The prison where Oscar Wilde served a sentence for homosexuality
A major new art exhibition will see thirty artists including Ai Weiwei and Patti Smith present works at Reading prison in honour of its most famous resident, Oscar Wilde, who served two years there in the 1890s for homosexuality.
The project has been orchestrated by Artangel, a London-based arts organisation known for producing extraordinary pieces in unexpected places.
During two-month project artists will respond to the work of Wilde, the prison space and themes of imprisonment and separation. “I think for many people it will be a kind of pilgrimage,” Artangel co-director Jamie Lingwood said to the Guardian. “Wilde seems to speak to so many people in so many different ways.”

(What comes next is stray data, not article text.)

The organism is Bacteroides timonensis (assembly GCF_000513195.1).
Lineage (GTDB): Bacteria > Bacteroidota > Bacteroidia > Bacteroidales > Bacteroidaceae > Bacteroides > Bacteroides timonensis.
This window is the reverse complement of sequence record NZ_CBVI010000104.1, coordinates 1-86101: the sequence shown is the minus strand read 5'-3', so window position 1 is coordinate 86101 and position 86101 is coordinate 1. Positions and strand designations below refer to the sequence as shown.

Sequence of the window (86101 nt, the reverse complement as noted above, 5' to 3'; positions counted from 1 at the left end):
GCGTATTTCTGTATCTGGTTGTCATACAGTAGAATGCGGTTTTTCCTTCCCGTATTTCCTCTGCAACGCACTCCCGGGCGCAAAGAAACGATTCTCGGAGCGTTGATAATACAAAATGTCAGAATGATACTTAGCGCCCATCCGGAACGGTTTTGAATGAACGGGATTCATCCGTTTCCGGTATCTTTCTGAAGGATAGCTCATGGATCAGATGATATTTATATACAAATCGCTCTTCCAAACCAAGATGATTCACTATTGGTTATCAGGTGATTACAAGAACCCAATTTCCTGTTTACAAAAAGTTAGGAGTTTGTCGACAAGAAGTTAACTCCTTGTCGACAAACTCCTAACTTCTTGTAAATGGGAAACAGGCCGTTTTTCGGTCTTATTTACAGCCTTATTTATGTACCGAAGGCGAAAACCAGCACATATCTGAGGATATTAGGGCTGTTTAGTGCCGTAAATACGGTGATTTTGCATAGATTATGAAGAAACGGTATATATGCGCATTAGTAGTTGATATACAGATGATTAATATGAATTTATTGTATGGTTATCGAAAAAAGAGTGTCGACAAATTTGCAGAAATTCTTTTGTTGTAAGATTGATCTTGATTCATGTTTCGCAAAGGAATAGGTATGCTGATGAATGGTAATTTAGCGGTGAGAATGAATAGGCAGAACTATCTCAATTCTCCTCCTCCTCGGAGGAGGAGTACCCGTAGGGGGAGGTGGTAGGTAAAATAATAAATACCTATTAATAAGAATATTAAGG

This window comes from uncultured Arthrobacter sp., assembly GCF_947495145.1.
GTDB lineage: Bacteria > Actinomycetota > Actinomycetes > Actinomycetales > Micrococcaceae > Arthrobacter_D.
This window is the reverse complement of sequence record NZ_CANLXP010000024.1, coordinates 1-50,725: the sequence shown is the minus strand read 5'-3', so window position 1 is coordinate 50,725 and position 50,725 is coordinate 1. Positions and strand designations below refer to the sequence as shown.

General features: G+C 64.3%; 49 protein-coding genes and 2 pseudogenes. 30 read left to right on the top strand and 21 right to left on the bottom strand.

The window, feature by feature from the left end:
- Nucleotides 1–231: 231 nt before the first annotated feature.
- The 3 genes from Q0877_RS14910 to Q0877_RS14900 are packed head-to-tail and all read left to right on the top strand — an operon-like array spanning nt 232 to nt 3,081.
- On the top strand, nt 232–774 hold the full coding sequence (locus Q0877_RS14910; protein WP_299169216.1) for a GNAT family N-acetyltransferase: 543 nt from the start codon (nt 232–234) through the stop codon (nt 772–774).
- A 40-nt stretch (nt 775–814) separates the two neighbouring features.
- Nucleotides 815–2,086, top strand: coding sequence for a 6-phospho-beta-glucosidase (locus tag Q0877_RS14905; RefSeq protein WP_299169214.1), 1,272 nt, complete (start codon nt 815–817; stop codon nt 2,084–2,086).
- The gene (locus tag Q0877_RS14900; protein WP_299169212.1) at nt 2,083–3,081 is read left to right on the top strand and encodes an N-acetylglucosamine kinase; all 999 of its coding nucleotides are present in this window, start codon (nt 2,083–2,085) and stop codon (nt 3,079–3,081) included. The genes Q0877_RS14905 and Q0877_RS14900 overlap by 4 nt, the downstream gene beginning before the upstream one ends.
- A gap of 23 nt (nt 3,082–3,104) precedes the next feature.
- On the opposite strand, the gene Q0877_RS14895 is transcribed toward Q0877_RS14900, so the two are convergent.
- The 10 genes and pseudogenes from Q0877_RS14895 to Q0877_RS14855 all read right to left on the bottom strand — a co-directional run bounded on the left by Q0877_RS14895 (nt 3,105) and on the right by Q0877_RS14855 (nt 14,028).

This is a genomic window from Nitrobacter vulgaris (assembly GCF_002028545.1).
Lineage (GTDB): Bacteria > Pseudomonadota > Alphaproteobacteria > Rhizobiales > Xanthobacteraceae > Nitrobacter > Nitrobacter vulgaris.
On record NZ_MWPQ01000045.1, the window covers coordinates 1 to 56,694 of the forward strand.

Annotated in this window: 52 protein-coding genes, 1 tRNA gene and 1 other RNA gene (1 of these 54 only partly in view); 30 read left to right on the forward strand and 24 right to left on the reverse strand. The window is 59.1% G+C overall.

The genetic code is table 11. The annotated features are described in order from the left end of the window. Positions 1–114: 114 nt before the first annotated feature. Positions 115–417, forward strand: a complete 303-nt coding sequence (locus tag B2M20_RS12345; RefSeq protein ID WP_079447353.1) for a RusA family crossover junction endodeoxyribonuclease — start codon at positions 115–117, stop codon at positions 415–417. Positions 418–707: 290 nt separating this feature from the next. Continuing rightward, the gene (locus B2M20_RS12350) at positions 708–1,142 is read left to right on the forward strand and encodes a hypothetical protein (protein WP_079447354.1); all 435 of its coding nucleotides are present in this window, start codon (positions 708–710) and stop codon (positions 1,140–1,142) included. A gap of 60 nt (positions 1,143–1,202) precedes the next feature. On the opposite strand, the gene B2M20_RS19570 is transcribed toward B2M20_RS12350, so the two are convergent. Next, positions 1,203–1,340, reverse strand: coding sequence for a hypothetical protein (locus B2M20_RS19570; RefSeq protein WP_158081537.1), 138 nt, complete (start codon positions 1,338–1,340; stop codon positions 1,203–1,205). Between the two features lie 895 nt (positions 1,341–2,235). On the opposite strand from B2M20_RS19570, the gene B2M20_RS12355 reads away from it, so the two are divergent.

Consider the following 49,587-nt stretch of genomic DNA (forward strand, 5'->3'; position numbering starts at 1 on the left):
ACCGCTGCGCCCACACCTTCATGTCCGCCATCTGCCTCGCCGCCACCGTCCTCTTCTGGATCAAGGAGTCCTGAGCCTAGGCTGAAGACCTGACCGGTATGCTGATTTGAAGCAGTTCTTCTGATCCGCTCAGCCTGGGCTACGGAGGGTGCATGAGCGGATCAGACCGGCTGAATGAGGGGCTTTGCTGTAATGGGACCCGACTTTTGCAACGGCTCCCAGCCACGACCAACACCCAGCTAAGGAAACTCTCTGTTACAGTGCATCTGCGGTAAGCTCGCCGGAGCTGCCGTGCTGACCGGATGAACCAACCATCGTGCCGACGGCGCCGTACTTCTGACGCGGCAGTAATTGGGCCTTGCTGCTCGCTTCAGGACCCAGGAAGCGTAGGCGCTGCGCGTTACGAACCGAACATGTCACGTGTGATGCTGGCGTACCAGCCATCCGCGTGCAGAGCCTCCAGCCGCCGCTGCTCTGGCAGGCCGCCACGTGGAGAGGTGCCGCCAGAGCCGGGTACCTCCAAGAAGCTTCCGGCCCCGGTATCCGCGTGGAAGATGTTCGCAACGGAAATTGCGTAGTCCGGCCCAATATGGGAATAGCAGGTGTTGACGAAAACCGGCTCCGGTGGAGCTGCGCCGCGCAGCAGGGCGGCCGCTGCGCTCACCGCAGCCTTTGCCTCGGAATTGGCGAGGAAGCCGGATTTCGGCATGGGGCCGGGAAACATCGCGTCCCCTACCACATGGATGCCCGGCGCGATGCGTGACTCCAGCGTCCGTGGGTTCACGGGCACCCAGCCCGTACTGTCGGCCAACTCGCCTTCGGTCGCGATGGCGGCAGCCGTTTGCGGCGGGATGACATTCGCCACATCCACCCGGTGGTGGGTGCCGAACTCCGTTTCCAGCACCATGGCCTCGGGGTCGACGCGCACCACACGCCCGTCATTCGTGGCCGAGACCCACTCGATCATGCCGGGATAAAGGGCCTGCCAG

Every Sunday in September and October, performers will individually read De Profundis in the prison chapel. The work is Wilde’s harrowing 50,000 word letter written to his lover Lord Alfred Douglas. The list of reciters includes Patti Smith, Maxine Peake, Ragnar Kjartansson, Ralph Fiennes, Ben Whishaw, Kathryn Hunter, Neil Bartlett, Lemn Sissay and Colm Tóibín,
Meanwhile, new artworks have been commissioned from artists including Wolfgang Tillmans, Nan Goldin and Steve McQueen, who will display an installation from within the cell.
Ai Weiwei and a string of other artists will use their own direct or imagined experience of state-imposed separation from loved ones to write prison letters. Five of these letters will broadcast on BBC Radio 4 over the course of a week.
Inside – Artists and Writers in Reading Prison runs from 4 September to 30 October. Plan your visit here.